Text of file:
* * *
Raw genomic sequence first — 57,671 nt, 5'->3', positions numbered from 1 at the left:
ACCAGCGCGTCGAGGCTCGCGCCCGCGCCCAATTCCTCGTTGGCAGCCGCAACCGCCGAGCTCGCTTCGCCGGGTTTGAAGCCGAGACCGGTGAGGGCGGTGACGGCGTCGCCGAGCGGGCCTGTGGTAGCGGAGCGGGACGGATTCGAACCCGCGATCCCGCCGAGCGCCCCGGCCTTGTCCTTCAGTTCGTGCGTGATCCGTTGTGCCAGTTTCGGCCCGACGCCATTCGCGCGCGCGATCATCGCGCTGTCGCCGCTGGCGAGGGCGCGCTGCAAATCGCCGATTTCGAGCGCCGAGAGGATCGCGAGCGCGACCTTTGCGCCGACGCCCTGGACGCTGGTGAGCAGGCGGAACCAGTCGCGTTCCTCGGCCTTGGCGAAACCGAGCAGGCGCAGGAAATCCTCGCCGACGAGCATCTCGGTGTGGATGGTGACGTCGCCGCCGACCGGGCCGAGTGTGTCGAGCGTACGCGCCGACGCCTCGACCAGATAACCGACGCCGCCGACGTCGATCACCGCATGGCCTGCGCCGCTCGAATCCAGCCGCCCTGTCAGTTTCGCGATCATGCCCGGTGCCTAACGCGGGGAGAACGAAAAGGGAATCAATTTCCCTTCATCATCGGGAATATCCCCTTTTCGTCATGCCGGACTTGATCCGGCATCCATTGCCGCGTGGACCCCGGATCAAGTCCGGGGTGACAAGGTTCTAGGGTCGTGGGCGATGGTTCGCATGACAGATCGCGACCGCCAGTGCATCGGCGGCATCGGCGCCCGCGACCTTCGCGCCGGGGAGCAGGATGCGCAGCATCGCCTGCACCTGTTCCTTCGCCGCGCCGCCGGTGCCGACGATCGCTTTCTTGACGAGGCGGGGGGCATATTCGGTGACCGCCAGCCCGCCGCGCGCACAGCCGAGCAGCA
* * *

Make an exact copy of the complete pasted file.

Raw genomic sequence first — 57,671 nt, 5'->3', positions numbered from 1 at the left:
ACCAGCGCGTCGAGGCTCGCGCCCGCGCCCAATTCCTCGTTGGCAGCCGCAACCGCCGAGCTCGCTTCGCCGGGTTTGAAGCCGAGACCGGTGAGGGCGGTGACGGCGTCGCCGAGCGGGCCTGTGGTAGCGGAGCGGGACGGATTCGAACCCGCGATCCCGCCGAGCGCCCCGGCCTTGTCCTTCAGTTCGTGCGTGATCCGTTGTGCCAGTTTCGGCCCGACGCCATTCGCGCGCGCGATCATCGCGCTGTCGCCGCTGGCGAGGGCGCGCTGCAAATCGCCGATTTCGAGCGCCGAGAGGATCGCGAGCGCGACCTTTGCGCCGACGCCCTGGACGCTGGTGAGCAGGCGGAACCAGTCGCGTTCCTCGGCCTTGGCGAAACCGAGCAGGCGCAGGAAATCCTCGCCGACGAGCATCTCGGTGTGGATGGTGACGTCGCCGCCGACCGGGCCGAGTGTGTCGAGCGTACGCGCCGACGCCTCGACCAGATAACCGACGCCGCCGACGTCGATCACCGCATGGCCTGCGCCGCTCGAATCCAGCCGCCCTGTCAGTTTCGCGATCATGCCCGGTGCCTAACGCGGGGAGAACGAAAAGGGAATCAATTTCCCTTCATCATCGGGAATATCCCCTTTTCGTCATGCCGGACTTGATCCGGCATCCATTGCCGCGTGGACCCCGGATCAAGTCCGGGGTGACAAGGTTCTAGGGTCGTGGGCGATGGTTCGCATGACAGATCGCGACCGCCAGTGCATCGGCGGCATCGGCGCCCGCGACCTTCGCGCCGGGGAGCAGGATGCGCAGCATCGCCTGCACCTGTTCCTTCGCCGCGCCGCCGGTGCCGACGATCGCTTTCTTGACGAGGCGGGGGGCATATTCGGTGACCGCCAGCCCGCCGCGCGCACAGCCGAGCAGCA